I recently heard a friend say, “I’d rather stab my eye with a pencil than attend this meeting.”
While extreme, her opinion of meetings is not uncommon among employees. This is a missed opportunity for employers. If employees spend their time dreading meetings and misunderstanding important objectives, then they are less likely to drive results that contribute to the organization’s success. Meetings are used for communication and planning, but they must be conducted effectively with specific outcomes in mind.
Meetings are a commonplace part of the employee experience, and the leader needs to ensure meetings are effective and engage employees. According to Meetings Suck? Make them Better, Tom Searcy discusses 5 tips to improve meetings:
- Think Short: Focus on a tight agenda with clear outcomes to inspire engagement and productivity. Simplicity is critical for effectiveness. Employees should understand the objective of the meeting within the first five minutes, or the purpose is lost.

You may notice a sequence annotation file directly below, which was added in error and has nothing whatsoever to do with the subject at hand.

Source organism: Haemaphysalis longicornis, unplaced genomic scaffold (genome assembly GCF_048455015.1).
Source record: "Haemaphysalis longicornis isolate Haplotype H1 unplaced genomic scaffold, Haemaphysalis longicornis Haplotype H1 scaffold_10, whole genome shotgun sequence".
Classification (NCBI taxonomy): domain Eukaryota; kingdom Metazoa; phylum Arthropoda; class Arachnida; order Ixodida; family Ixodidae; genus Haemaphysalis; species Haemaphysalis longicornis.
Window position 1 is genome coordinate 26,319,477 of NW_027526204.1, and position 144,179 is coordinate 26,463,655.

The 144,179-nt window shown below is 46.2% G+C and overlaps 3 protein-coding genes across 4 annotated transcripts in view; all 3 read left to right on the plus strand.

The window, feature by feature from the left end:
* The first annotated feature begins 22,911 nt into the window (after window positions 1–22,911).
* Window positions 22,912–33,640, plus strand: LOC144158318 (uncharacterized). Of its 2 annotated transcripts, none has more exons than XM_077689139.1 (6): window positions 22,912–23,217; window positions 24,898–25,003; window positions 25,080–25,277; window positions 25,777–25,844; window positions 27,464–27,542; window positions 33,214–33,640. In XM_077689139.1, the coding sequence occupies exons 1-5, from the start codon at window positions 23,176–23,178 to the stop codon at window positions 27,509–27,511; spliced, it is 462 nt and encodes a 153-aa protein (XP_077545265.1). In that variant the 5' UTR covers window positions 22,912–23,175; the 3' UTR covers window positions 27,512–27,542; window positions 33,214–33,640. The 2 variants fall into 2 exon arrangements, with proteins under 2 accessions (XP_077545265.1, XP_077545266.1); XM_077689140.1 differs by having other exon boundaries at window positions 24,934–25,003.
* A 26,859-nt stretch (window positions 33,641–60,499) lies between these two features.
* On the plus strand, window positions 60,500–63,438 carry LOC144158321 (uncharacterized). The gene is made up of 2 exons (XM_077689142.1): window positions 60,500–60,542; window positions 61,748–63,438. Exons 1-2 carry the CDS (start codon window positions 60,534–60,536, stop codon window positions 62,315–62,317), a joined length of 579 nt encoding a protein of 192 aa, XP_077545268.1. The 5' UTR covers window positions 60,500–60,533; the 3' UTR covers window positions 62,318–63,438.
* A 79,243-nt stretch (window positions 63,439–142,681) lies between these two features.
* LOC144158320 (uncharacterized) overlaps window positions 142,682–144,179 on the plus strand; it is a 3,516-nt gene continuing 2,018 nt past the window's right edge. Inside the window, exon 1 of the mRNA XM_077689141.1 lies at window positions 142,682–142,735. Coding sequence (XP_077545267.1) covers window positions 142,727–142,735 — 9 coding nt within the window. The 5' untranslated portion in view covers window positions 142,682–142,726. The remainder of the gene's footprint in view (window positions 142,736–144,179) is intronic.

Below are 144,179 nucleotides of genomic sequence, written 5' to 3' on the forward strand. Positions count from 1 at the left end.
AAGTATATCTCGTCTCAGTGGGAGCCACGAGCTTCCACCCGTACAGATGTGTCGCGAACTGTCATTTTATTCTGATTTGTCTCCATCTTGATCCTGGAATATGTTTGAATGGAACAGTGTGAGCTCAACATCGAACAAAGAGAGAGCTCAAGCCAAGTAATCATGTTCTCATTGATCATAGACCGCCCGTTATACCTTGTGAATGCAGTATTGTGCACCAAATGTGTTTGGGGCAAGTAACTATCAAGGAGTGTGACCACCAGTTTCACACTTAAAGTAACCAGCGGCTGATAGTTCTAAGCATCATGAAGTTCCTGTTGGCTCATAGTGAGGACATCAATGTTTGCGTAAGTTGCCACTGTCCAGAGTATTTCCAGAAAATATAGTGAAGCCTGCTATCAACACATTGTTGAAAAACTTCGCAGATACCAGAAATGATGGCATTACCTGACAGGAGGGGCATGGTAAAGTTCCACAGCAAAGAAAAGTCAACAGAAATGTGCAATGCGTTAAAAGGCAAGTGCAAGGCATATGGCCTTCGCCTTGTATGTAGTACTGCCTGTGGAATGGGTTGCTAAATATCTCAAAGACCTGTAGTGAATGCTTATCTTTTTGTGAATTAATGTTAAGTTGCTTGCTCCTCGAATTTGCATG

- Go Light on Handouts: Prepare a presentation that includes key ideas and objectives, and then elaborate during the meeting. If you’re employees spend too much time reading, they are spending less time listening and are failing to engage with your message.
- Collaborate: Don’t tell employees the solution to a problem, ask them. Employees will be much more engaged if they believe the organization values their opinion. They are also more likely to look forward to the next meeting if they actually participate instead of attempt to stay awake during a one-sided lecture.
- Use the Ensemble Cast: Who is presenting and why? Make sure each component of the meeting is outlined within an agenda, so the group understands accountability and objectives for the team.
- Follow-Up: In order for feedback to be effective, it must be immediate. Get in touch with meeting attendees within 24-hours to provide feedback and action items for the next meeting.
Unless meetings follow the structure suggested above, they will be less effective. Ineffective meetings indicate poor business communication, which negatively impacts the bottom line because employees will not understand how they contribute to the organization’s success.
What do you dislike about meetings? What do you think would make meetings more engaging and effective?